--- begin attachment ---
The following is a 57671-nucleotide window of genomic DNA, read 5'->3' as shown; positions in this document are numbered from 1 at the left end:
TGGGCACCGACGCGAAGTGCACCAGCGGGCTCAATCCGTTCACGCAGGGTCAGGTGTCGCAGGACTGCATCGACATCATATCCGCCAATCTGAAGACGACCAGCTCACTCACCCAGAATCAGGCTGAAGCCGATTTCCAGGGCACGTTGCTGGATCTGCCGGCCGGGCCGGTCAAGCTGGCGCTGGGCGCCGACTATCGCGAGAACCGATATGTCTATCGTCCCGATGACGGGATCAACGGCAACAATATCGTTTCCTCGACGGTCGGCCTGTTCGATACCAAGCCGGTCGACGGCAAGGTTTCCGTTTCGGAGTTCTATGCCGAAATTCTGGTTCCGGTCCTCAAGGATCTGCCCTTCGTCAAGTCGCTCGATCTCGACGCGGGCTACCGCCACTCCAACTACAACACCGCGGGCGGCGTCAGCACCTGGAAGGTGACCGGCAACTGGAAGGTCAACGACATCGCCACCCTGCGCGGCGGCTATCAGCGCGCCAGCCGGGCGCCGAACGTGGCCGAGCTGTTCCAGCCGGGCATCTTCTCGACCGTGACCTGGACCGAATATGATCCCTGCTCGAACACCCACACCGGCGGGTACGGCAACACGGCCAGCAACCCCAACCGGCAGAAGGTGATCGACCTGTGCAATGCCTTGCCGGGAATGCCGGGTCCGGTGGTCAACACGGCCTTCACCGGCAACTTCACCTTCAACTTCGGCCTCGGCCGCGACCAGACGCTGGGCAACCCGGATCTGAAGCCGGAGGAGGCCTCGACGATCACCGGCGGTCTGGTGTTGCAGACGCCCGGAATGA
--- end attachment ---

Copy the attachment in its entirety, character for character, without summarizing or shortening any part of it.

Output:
The following is a 57671-nucleotide window of genomic DNA, read 5'->3' as shown; positions in this document are numbered from 1 at the left end:
TGGGCACCGACGCGAAGTGCACCAGCGGGCTCAATCCGTTCACGCAGGGTCAGGTGTCGCAGGACTGCATCGACATCATATCCGCCAATCTGAAGACGACCAGCTCACTCACCCAGAATCAGGCTGAAGCCGATTTCCAGGGCACGTTGCTGGATCTGCCGGCCGGGCCGGTCAAGCTGGCGCTGGGCGCCGACTATCGCGAGAACCGATATGTCTATCGTCCCGATGACGGGATCAACGGCAACAATATCGTTTCCTCGACGGTCGGCCTGTTCGATACCAAGCCGGTCGACGGCAAGGTTTCCGTTTCGGAGTTCTATGCCGAAATTCTGGTTCCGGTCCTCAAGGATCTGCCCTTCGTCAAGTCGCTCGATCTCGACGCGGGCTACCGCCACTCCAACTACAACACCGCGGGCGGCGTCAGCACCTGGAAGGTGACCGGCAACTGGAAGGTCAACGACATCGCCACCCTGCGCGGCGGCTATCAGCGCGCCAGCCGGGCGCCGAACGTGGCCGAGCTGTTCCAGCCGGGCATCTTCTCGACCGTGACCTGGACCGAATATGATCCCTGCTCGAACACCCACACCGGCGGGTACGGCAACACGGCCAGCAACCCCAACCGGCAGAAGGTGATCGACCTGTGCAATGCCTTGCCGGGAATGCCGGGTCCGGTGGTCAACACGGCCTTCACCGGCAACTTCACCTTCAACTTCGGCCTCGGCCGCGACCAGACGCTGGGCAACCCGGATCTGAAGCCGGAGGAGGCCTCGACGATCACCGGCGGTCTGGTGTTGCAGACGCCCGGAATGA